Trump warns of 5G competition, but no mention of China or Huawei

Jenna McLaughlin
National Security and Investigations Reporter
President Trump and FCC Chairman Ajit Pai at an event about United States 5G deployment on April 12. (Photo: Carlos Barria/Reuters)

WASHINGTON — Amid ongoing trade talks with Beijing, President Trump heralded the success of the American private sector for building 5G while warning of foreign competition, but in a marked departure for his administration made no specific mention of China.

Surrounded by workers in hardhats and men and women in cowboy hats who Trump identified as farmers, the president said, “We cannot allow any other country to outcompete the United States in this powerful industry of the future.” However, in contrast to the Trump administration’s worldwide tour warning allies about the security dangers of implementing foreign technology in the development of 5G — the networks that will operate with lightning-speed connections — Trump did not specifically bring up China or its top telecom companies, Huawei and ZTE.

The decision to omit mention of China lines up with an apparent switch in strategy that senior administration officials have pursued in recent weeks, advocating a “country and company” agnostic policy when it comes to 5G security. Amid a cooling trade war and an international community that remains undecided on how to deal with Huawei, which provides inexpensive and high-quality technology to rural and developing regions, the administration has hesitated in outright banning the Chinese technology by executive order.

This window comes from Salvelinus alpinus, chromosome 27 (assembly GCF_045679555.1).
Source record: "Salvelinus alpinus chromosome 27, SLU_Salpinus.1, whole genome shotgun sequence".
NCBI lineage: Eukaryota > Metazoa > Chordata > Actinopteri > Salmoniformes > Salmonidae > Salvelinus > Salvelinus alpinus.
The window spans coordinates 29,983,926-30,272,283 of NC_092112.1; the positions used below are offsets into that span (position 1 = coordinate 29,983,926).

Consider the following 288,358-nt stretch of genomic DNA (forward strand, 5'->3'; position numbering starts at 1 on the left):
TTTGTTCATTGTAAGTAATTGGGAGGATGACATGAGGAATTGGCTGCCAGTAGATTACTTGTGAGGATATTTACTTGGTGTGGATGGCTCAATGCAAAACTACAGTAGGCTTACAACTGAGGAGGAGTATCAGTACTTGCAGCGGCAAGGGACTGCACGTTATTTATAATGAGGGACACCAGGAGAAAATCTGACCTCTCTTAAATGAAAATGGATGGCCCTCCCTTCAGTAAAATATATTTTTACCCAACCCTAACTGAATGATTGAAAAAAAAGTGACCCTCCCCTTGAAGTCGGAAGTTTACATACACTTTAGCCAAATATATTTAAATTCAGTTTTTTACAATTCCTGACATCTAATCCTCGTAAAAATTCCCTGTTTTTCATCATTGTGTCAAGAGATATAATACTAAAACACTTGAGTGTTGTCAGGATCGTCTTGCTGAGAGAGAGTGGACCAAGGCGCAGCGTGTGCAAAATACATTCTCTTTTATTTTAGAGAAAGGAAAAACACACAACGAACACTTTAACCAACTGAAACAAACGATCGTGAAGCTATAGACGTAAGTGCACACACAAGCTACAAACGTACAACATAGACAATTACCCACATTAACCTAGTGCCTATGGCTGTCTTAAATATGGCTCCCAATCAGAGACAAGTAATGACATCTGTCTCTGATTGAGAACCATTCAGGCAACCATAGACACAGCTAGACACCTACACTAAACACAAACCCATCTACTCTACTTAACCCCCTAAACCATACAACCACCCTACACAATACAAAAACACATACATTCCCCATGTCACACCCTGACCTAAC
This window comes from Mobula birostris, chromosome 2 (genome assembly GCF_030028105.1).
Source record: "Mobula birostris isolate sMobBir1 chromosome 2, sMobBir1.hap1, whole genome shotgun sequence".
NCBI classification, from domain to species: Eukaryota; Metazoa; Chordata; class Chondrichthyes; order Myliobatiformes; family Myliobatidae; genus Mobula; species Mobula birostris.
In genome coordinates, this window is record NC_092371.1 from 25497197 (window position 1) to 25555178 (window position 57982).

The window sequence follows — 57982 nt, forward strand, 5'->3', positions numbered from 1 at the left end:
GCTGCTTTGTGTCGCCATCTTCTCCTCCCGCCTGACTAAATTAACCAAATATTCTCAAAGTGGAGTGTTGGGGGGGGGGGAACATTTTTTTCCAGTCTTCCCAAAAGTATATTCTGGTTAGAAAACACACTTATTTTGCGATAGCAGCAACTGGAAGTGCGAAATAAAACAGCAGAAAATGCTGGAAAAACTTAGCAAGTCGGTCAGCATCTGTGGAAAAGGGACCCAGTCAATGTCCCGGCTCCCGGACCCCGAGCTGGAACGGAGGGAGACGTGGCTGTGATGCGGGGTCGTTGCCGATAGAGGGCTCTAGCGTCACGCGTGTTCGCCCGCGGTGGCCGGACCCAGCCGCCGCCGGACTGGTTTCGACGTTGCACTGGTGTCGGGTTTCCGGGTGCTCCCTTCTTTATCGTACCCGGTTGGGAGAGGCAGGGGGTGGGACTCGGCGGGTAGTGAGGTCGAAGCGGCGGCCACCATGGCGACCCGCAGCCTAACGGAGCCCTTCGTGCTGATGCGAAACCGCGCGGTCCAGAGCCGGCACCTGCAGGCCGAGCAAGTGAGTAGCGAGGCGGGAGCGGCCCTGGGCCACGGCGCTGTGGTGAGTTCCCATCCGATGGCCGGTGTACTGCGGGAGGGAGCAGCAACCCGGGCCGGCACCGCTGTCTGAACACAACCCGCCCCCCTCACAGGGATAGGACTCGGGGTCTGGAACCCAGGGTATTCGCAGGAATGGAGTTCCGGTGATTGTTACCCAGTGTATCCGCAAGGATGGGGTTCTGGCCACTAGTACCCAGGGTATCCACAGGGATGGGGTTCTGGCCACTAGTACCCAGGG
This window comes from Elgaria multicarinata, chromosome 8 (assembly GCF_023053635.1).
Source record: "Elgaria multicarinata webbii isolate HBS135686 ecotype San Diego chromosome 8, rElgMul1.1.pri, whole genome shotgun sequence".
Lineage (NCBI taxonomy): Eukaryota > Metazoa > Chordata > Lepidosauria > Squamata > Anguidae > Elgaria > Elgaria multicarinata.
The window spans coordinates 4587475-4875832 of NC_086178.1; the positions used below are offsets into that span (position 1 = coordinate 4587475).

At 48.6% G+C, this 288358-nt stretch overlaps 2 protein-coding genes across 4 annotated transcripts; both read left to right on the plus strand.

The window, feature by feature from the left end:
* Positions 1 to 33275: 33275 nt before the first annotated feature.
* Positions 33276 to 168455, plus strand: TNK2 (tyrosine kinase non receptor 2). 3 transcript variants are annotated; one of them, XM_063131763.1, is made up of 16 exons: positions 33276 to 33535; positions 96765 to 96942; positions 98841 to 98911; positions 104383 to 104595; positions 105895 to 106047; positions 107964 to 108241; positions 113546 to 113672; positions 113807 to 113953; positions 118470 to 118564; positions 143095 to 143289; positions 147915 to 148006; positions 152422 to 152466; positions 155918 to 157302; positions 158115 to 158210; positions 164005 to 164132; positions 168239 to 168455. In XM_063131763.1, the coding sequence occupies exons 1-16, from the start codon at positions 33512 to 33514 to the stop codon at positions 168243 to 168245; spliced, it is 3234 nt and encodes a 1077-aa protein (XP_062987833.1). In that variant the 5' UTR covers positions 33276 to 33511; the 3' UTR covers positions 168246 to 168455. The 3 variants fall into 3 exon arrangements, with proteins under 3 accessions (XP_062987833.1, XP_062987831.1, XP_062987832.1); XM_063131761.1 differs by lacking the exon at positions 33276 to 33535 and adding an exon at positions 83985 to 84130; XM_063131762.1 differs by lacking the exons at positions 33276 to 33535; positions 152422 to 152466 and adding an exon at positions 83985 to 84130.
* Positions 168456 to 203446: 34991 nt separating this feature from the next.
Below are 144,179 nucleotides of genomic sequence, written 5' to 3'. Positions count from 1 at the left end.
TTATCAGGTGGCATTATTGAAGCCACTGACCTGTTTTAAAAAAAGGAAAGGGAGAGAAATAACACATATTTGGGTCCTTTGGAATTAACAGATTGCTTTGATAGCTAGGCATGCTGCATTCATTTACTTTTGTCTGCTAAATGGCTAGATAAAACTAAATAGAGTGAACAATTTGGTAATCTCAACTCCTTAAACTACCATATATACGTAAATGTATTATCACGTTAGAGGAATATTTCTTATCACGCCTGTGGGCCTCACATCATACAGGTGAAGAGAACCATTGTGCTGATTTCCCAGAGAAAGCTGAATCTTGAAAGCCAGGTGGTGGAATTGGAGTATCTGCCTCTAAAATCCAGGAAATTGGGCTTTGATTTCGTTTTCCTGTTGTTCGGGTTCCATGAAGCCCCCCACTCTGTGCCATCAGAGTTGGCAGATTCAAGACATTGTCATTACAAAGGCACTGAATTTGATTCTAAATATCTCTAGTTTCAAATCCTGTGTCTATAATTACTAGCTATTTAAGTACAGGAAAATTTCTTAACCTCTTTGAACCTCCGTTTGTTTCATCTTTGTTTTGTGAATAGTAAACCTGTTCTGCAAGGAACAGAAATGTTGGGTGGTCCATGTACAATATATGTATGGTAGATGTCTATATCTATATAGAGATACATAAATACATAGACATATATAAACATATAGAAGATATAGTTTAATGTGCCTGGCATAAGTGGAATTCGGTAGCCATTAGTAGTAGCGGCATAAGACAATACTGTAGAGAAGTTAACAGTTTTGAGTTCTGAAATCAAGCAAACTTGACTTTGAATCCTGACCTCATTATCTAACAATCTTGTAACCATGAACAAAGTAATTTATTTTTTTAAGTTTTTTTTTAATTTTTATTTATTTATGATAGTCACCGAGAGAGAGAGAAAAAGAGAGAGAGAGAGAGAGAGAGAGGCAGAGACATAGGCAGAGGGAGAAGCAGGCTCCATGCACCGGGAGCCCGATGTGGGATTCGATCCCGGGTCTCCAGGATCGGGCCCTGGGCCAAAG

President Trump also dismissed a former potential strategy, developed by a former National Security Council senior official, Rob Spalding, to get the government more involved in securing 5G throughout development. While Trump said the new networks “have to be guarded from the enemy,” an opponent that went unnamed, he also indicated speed as a top priority for rolling out 5G.

“We had another alternative of doing it ... leading through the government,” he said. “We don’t want to do that, because it won’t be nearly as good, nearly as fast.”

Spalding, a retired Air Force brigadier general, repeated a frustration he has had about 5G for a long time to Yahoo News — that the telecom industry has so far succeeded in “controlling the narrative.”

“That’s why Randall Stephenson went to see him,” wrote Spalding in an email to Yahoo News, referring to a briefing the AT&T CEO gave the president on progress in the race to 5G earlier in the week, according to Politico. “I’m sure of it.”

The government isn’t completely staying out of 5G, however. Trump gave Federal Communications Commission Chairman Ajit Pai the floor on Friday afternoon to talk about how the FCC would be auctioning off broadband spectrum to companies for their 5G networks, as well as a program to help rural communities get access to the necessary technology for advancing network connectivity.

These are part of the FCC’s “5G Fast Plan,” said Pai.


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